When Jane was working on this story on the history of Seventeen, we did a lot of emailing back and forth about Back to School magazine issues and how much we loved them. In junior high I read the hell out of every September issue of Seventeen, and the memory is all caught up with the anticipation of seeing people again after the summer and the belief that Everything Was Going To Be Different This Year.
One year, one of the pieces of editorial advice was to soak cotton balls with perfume and lay them on your next day’s outfit so that the outfit would become pleasantly layered with scent. I did this DILIGENTLY for at least a month. Four or five cotton balls each night. So that’s what September always feels like to me, like the time of year that you believe that you can soak some cotton balls in Jean Nate, tuck them in your clothes overnight, and become magically alluring the next day.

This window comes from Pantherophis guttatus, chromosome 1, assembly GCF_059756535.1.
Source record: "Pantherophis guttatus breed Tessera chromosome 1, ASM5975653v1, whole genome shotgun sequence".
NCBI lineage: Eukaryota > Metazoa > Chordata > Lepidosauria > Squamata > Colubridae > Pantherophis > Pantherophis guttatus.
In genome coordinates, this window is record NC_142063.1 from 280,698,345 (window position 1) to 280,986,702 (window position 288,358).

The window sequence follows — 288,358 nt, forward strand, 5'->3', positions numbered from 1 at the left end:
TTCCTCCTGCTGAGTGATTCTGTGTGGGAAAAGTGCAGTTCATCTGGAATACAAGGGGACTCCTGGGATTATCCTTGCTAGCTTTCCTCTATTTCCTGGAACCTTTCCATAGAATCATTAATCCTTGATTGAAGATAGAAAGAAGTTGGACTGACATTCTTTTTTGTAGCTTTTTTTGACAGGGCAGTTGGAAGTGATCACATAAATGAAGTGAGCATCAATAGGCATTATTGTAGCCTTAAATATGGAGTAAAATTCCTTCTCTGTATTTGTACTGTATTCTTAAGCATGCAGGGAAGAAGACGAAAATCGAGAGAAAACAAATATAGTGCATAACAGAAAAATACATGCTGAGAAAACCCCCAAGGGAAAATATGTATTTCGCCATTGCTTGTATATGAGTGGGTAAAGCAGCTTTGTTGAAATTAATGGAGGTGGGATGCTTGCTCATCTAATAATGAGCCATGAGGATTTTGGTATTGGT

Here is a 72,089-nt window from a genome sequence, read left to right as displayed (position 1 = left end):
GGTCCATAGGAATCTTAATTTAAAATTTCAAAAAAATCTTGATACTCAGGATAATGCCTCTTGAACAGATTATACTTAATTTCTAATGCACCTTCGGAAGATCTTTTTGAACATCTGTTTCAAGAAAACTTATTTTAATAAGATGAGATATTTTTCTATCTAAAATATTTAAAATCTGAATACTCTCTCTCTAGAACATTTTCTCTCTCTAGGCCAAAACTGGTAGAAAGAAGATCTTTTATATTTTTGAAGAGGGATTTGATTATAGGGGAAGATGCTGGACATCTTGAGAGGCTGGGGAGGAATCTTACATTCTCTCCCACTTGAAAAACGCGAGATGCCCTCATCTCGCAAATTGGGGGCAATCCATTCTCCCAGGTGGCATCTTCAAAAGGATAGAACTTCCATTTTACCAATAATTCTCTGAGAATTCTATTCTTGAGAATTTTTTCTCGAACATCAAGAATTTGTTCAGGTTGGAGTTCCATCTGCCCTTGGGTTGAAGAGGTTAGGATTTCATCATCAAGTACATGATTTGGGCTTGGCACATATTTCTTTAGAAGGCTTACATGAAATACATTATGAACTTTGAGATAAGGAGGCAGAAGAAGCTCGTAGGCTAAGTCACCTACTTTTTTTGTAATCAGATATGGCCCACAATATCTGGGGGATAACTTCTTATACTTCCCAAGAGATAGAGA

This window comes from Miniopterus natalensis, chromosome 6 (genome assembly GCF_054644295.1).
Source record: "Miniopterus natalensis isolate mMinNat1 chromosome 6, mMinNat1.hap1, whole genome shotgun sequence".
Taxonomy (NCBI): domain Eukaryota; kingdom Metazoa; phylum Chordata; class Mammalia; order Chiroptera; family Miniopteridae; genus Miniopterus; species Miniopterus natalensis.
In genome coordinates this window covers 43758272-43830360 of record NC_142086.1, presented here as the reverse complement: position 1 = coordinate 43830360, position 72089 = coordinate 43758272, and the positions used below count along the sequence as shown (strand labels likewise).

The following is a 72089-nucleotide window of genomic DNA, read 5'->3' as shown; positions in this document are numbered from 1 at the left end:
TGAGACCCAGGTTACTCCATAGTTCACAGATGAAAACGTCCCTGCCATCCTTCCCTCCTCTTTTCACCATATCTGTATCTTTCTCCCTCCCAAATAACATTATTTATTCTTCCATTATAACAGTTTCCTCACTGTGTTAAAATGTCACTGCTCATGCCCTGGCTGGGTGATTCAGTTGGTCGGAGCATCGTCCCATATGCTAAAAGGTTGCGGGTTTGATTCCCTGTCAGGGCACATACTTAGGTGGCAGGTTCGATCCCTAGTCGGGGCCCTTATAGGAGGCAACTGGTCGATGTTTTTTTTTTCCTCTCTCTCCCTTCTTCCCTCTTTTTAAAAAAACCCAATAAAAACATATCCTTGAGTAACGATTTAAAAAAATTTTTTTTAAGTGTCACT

One of my favorite things in Sylvia Plath’s diaries are the entries that swing from “I need to start having people over for dinner more often! What a pleasure to cook for people!” to “I need to stop having people over for dinner all the time, they’re assholes and I need more time to write.” (Loose paraphrase!)
I think of this whenever I get in a burst of sociability.